The steering committee for UCIÕs Center for Jewish Studies comprises (in front, from left) Matthias Lehmann, Teller Family Chair in Jewish History; Julia Lupton, associate dean for humanities research and professor of English; and Simcha Gross, assistant professor of history, and (in back, from left) Liron Mor, assistant professor of comparative literature and Jeffrey Kopstein, professor and chair of political science. Steve Zylius / UCI

Irvine, Calif., Oct. 16, 2017 – A new Center for Jewish Studies at the University of California, Irvine will bring together faculty, students, visiting scholars and members of the public interested in exploring Judaism.

Led by Matthias Lehmann, UCI’s Teller Family Chair in Jewish History – along with a steering committee of cross-disciplinary faculty and an advisory board of community members – the center builds on the strengths of the campus’s Jewish studies program, which encompasses an undergraduate minor and public events, and leverages faculty expertise in Jewish studies and culture. Lehmann is a former Fulbright Scholar whose research centers on early modern and modern Jewish history and Sephardic studies.

“I am thrilled to work with my colleagues to build an energetic and ambitious community around Jewish studies,” Lehmann said. “The center will serve as a hub for scholarship on Jewish history, literature and religion; Israel; the Shoah; and anti-Semitism. It is designed to advance research in those areas by faculty and students and is committed to promoting public engagement and outreach to the wider Orange County community.”

The steering committee comprises Lehmann; Simcha Gross, a new assistant professor of history; Julia Lupton, associate dean for humanities research and professor of English; Jeffrey Kopstein, professor and chair of political science; and Liron Mor, assistant professor of comparative literature. The center draws on more than a dozen affiliated faculty from the School of Humanities and School of Social Sciences.

“At UCI, we already teach hundreds of students each year in a wide range of classes on Jewish history and culture,” said Georges Van Den Abbeele, dean of the School of Humanities. “A center allows us to more fully leverage and publicize the university’s faculty expertise in the wealth of Jewish studies scholarship, connect more students to the resources we have now and will continue to build, and invite further interschool and interdisciplinary partnership both on campus and internationally.”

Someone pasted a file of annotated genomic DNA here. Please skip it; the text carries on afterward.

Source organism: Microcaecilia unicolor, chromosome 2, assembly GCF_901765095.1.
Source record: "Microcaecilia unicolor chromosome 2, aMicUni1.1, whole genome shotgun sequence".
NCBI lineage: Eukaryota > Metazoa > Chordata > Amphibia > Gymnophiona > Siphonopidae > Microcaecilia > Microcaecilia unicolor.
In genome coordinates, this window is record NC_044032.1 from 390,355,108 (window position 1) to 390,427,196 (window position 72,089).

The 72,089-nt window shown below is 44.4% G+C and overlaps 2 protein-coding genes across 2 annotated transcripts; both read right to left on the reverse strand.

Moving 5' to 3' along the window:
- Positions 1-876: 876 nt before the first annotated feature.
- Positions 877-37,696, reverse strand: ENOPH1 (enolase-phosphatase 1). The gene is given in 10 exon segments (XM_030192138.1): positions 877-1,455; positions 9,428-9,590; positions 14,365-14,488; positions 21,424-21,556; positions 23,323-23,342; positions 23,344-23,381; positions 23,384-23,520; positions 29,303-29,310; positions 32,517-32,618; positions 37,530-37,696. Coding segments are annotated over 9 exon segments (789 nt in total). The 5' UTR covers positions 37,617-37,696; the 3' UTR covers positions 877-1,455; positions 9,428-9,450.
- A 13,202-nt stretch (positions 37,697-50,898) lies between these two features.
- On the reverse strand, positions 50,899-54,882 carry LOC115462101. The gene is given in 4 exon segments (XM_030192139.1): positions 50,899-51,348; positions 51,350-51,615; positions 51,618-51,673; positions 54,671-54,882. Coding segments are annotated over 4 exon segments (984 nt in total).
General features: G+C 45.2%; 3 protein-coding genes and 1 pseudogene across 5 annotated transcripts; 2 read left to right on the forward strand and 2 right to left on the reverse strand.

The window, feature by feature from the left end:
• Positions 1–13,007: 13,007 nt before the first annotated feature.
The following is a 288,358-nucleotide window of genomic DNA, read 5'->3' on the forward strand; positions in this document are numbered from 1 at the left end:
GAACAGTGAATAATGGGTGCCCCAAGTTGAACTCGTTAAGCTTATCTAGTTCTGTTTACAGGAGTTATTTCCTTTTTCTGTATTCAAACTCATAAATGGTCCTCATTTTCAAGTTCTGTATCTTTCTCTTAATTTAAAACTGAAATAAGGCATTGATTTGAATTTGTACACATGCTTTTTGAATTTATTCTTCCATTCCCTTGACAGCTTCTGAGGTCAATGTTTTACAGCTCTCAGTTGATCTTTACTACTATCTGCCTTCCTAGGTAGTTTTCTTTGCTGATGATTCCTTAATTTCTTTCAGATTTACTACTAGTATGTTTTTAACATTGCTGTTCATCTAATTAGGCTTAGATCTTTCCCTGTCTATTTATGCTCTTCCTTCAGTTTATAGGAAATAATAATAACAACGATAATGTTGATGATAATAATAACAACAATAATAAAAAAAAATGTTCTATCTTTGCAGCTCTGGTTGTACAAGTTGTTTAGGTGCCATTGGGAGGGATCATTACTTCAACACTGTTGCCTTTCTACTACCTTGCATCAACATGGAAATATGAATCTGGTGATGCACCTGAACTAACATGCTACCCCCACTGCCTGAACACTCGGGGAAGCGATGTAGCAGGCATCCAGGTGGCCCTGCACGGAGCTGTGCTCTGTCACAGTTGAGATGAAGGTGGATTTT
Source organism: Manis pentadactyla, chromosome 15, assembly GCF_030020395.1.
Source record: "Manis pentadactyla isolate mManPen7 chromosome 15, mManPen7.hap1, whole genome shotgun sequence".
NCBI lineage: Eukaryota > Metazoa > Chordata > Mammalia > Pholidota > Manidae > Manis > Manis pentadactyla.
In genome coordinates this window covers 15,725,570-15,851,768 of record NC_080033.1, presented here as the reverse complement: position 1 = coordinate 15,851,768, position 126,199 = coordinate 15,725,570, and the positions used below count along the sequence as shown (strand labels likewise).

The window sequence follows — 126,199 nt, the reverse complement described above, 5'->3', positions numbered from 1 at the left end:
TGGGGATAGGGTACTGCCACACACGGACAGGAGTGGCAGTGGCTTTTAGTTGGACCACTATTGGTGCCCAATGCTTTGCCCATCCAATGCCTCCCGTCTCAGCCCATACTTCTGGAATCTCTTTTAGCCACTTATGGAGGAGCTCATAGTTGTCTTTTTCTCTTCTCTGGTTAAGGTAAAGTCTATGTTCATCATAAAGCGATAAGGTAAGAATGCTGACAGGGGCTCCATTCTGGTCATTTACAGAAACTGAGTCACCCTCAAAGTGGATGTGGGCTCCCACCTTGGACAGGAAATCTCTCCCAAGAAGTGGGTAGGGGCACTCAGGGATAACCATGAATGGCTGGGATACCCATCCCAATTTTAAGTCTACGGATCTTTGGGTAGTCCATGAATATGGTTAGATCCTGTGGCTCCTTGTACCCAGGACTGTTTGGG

“As an alumna of the UCI School of Humanities, a member of the center’s new advisory board and an active member of the Orange County Jewish community, I couldn’t be happier or more excited that UCI is supporting a center for Jewish studies,” said Dana Susson ’76. “To have our premier academic institution in Orange County providing classes, enrichment and programs in Jewish studies is much needed and should be embraced by our entire Jewish community.”

The center kicks off with an inaugural lecture by Lehmann and Gross and music from the Yuval Ron Ensemble at 6 p.m. Wednesday, Oct. 18, in Humanities Gateway 1030. Its second lecture event, featuring University of Toronto professor Anna Shternshis and singer-songwriter Psoy Korolenko, will take place at 5 p.m. Tuesday, Feb. 20.

About the University of California, Irvine: Founded in 1965, UCI is the youngest member of the prestigious Association of American Universities. The campus has produced three Nobel laureates and is known for its academic achievement, premier research, innovation and anteater mascot. Led by Chancellor Howard Gillman, UCI has more than 30,000 students and offers 192 degree programs. It’s located in one of the world’s safest and most economically vibrant communities and is Orange County’s second-largest employer, contributing $5 billion annually to the local economy. For more on UCI, visit

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